‘Greece in death spiral’
The bailout deal with the IMF and EU essentially means that if Greece undergoes “another five or six years of total potential destitution and austerity,” it will end up with one-and-a-half times the debt it has at the moment, Young told RT.
“There is no way that Greece can manage to bring together all of these cuts,” he said.
Young believes that three years ago, when it first came to light that Greece’s financial figures were a complete fiction, the country should have left the eurozone.
“There is no possibility that Greece is going to survive in the euro in the long term,” he said. “We’ve got this absolutely psychotic desire by a group of frankly economically illiterate people in western Europe, particularly in Germany, who are desperate to hold this all together. Then we’ve got another group of people who are absolutely determined to try and keep Greece in the eurozone.”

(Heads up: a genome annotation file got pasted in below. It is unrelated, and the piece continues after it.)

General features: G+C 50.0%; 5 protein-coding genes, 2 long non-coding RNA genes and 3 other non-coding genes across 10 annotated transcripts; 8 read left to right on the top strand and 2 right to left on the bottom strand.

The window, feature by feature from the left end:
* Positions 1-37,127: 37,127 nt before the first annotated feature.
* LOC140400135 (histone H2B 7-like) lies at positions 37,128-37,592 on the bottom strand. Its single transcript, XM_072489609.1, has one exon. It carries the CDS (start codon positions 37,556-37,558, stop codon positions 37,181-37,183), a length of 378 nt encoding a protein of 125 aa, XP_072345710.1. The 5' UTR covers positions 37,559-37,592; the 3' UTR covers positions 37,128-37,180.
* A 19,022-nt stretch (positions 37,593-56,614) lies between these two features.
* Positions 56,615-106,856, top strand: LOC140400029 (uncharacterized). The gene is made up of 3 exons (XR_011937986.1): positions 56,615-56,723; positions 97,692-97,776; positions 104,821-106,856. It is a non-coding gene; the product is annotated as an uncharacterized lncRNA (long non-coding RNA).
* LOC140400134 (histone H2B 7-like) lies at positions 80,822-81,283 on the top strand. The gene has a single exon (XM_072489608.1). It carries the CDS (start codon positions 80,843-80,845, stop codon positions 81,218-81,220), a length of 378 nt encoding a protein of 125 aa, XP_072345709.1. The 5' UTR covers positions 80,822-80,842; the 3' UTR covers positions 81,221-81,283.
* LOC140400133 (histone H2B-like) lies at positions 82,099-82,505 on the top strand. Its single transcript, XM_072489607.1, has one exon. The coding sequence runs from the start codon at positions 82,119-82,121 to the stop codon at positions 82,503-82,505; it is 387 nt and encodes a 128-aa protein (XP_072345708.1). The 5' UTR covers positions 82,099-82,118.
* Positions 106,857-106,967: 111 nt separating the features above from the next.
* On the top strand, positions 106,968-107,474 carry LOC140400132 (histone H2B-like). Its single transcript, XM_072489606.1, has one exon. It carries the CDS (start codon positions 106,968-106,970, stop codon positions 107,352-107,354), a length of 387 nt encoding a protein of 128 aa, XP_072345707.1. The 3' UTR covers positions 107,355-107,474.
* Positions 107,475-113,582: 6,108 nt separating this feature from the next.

Many businesses have already suspended their operations with the Greek government and Young says that the country is not far from the point when all suppliers refuse to take Greek debts upon themselves.
“For example, in the Greek public sector there have been large problems with getting supplies of medicine because many pharmaceutical companies haven’t been paid,” he explained. “Realistically we are at that terrible approach. That is what a death spiral means.”